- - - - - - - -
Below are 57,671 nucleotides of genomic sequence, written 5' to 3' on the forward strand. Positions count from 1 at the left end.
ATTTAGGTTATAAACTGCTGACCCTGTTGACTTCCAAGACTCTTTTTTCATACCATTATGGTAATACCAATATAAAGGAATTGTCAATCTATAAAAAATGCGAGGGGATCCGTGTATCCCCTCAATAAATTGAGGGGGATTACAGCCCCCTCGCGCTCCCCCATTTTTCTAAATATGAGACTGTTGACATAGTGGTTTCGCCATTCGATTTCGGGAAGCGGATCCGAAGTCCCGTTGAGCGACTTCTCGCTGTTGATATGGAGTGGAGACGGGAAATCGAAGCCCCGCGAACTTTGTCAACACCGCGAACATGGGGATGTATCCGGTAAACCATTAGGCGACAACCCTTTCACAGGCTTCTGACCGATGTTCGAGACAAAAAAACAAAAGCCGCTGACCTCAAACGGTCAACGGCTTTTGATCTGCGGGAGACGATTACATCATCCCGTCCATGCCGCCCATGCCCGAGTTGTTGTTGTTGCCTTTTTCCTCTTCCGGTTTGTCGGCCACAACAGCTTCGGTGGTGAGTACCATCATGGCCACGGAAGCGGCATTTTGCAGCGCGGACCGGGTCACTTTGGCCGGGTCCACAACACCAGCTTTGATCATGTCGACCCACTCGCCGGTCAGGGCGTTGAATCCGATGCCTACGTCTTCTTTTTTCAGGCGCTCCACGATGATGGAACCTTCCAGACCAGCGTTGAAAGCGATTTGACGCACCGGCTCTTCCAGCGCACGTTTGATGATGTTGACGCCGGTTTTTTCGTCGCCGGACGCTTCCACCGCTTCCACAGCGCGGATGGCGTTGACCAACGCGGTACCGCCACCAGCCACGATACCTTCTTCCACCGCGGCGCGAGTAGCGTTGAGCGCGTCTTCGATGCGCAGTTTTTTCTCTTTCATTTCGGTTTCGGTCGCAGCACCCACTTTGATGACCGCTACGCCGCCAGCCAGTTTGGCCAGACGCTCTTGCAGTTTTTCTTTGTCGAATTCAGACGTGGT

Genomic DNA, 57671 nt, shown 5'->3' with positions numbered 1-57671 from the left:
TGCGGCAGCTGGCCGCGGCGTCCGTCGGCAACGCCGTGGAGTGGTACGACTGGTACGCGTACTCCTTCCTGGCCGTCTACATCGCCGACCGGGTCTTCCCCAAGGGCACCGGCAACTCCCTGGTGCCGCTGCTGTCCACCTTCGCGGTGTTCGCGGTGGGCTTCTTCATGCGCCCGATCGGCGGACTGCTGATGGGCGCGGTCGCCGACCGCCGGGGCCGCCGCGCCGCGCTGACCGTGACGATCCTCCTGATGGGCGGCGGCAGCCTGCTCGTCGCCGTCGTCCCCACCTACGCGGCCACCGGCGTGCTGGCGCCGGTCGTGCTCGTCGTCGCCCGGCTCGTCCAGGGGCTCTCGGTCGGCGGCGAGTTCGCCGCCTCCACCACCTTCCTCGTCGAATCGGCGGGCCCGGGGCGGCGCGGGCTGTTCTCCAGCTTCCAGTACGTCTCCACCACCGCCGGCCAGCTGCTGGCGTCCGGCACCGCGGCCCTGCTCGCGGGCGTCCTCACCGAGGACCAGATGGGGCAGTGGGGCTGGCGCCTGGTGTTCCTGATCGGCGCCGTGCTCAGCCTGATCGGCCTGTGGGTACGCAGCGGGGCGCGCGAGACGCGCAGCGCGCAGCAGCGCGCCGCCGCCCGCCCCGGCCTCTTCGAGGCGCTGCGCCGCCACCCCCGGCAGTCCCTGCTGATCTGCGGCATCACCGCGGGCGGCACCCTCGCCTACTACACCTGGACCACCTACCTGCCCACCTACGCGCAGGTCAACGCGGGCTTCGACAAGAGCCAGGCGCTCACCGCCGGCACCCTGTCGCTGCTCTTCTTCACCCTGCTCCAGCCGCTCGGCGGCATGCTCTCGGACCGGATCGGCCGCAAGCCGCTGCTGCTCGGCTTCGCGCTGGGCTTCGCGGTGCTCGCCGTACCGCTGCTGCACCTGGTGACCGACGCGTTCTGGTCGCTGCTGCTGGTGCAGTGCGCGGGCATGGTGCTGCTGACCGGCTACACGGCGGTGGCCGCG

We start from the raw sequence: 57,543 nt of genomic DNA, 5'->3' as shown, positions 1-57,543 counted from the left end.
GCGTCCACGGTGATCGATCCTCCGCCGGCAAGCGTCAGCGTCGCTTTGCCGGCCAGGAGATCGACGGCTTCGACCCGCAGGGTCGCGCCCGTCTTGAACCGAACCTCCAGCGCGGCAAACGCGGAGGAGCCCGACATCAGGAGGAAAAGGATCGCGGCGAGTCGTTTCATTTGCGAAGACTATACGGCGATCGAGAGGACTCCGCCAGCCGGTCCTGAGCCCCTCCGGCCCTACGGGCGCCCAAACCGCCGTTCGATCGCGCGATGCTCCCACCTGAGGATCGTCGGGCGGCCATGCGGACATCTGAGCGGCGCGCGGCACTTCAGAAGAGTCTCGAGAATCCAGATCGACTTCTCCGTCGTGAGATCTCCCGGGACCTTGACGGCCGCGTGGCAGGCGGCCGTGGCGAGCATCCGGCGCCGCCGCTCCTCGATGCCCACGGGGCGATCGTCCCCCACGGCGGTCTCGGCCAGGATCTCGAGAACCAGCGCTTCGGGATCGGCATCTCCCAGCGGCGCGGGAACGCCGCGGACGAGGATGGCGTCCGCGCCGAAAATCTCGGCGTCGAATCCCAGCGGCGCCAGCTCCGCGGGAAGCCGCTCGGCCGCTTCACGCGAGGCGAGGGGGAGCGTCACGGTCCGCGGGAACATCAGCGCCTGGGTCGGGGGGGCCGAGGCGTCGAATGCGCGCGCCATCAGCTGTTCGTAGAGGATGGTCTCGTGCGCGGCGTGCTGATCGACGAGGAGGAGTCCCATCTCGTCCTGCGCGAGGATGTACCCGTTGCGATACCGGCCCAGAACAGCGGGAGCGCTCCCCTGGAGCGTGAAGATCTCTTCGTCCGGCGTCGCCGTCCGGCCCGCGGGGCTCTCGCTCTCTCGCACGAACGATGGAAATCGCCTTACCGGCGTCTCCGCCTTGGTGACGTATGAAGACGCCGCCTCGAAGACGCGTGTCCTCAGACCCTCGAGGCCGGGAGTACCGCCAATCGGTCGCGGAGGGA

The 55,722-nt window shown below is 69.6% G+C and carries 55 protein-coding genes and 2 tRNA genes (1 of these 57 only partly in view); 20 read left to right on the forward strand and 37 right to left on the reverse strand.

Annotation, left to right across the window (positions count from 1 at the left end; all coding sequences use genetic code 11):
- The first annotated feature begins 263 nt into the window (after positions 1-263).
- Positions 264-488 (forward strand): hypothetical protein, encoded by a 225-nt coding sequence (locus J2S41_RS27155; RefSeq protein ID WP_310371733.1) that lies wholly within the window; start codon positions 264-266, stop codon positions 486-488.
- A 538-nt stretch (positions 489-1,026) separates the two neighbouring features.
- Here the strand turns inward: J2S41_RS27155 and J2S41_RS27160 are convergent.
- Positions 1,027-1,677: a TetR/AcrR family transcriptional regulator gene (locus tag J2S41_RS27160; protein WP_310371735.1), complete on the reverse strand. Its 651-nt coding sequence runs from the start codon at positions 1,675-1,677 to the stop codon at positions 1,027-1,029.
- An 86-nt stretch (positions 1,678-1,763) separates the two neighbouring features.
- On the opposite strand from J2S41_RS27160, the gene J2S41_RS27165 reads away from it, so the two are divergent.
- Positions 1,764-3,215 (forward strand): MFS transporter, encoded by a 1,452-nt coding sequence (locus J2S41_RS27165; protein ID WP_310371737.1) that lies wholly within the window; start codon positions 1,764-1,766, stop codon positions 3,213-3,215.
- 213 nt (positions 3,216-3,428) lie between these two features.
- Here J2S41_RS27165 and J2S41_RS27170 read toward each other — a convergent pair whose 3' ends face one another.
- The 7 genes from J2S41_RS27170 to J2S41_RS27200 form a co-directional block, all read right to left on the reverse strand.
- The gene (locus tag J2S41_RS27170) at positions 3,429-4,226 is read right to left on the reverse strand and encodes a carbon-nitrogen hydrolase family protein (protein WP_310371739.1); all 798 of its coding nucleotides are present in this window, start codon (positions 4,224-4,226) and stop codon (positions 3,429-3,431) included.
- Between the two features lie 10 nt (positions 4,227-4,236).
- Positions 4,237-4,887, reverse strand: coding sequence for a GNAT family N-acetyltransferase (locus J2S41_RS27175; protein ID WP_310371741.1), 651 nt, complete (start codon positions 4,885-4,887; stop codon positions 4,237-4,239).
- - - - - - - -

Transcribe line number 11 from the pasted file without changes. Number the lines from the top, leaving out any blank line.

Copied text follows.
- A 538-nt stretch (positions 489-1,026) separates the two neighbouring features.